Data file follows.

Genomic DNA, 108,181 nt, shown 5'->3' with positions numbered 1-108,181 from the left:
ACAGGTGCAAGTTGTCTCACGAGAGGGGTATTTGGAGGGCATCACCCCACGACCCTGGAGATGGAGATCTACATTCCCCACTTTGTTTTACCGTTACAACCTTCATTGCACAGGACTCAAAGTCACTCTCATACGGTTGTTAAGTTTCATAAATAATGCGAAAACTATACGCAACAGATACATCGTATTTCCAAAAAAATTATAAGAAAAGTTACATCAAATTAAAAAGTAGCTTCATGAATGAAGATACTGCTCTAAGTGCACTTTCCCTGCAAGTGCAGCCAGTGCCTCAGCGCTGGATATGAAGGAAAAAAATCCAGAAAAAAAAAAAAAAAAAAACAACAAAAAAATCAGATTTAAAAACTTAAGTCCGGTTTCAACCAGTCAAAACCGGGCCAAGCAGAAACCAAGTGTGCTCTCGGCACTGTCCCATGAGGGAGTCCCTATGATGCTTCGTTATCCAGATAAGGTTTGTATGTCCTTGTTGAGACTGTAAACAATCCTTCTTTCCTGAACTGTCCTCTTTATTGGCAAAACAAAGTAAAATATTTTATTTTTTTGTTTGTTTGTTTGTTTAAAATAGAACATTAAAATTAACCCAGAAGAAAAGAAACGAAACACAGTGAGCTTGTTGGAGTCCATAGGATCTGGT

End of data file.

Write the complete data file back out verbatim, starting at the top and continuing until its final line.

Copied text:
Genomic DNA, 108,181 nt, shown 5'->3' with positions numbered 1-108,181 from the left:
ACAGGTGCAAGTTGTCTCACGAGAGGGGTATTTGGAGGGCATCACCCCACGACCCTGGAGATGGAGATCTACATTCCCCACTTTGTTTTACCGTTACAACCTTCATTGCACAGGACTCAAAGTCACTCTCATACGGTTGTTAAGTTTCATAAATAATGCGAAAACTATACGCAACAGATACATCGTATTTCCAAAAAAATTATAAGAAAAGTTACATCAAATTAAAAAGTAGCTTCATGAATGAAGATACTGCTCTAAGTGCACTTTCCCTGCAAGTGCAGCCAGTGCCTCAGCGCTGGATATGAAGGAAAAAAATCCAGAAAAAAAAAAAAAAAAAAACAACAAAAAAATCAGATTTAAAAACTTAAGTCCGGTTTCAACCAGTCAAAACCGGGCCAAGCAGAAACCAAGTGTGCTCTCGGCACTGTCCCATGAGGGAGTCCCTATGATGCTTCGTTATCCAGATAAGGTTTGTATGTCCTTGTTGAGACTGTAAACAATCCTTCTTTCCTGAACTGTCCTCTTTATTGGCAAAACAAAGTAAAATATTTTATTTTTTTGTTTGTTTGTTTGTTTAAAATAGAACATTAAAATTAACCCAGAAGAAAAGAAACGAAACACAGTGAGCTTGTTGGAGTCCATAGGATCTGGT